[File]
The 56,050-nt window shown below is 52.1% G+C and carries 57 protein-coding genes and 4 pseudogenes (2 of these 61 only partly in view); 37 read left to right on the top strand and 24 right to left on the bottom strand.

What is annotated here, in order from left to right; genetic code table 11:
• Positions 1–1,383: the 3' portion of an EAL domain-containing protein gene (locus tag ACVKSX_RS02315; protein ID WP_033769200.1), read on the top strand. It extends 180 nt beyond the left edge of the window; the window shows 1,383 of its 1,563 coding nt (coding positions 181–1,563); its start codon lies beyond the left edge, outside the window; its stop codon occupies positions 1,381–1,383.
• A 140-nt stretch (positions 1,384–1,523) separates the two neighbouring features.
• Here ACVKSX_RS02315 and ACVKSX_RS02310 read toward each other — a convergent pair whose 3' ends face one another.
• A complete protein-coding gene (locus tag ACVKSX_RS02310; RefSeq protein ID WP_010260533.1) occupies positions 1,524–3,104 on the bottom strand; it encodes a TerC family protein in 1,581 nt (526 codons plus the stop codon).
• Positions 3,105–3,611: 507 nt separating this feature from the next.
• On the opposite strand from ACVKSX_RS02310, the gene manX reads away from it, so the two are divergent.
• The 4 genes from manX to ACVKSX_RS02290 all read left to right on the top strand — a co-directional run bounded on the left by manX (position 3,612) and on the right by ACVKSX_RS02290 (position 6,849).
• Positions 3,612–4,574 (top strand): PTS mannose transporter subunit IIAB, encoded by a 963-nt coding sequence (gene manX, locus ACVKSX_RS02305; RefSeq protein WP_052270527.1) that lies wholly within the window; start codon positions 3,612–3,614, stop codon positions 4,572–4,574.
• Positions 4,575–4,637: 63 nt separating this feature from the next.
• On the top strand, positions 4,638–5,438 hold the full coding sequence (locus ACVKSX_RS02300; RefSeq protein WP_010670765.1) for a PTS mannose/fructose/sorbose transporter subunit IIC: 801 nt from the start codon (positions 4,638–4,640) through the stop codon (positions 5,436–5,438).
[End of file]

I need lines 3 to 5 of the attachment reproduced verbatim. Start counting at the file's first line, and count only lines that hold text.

• Positions 1–1,383: the 3' portion of an EAL domain-containing protein gene (locus tag ACVKSX_RS02315; protein ID WP_033769200.1), read on the top strand. It extends 180 nt beyond the left edge of the window; the window shows 1,383 of its 1,563 coding nt (coding positions 181–1,563); its start codon lies beyond the left edge, outside the window; its stop codon occupies positions 1,381–1,383.
• A 140-nt stretch (positions 1,384–1,523) separates the two neighbouring features.
• Here ACVKSX_RS02315 and ACVKSX_RS02310 read toward each other — a convergent pair whose 3' ends face one another.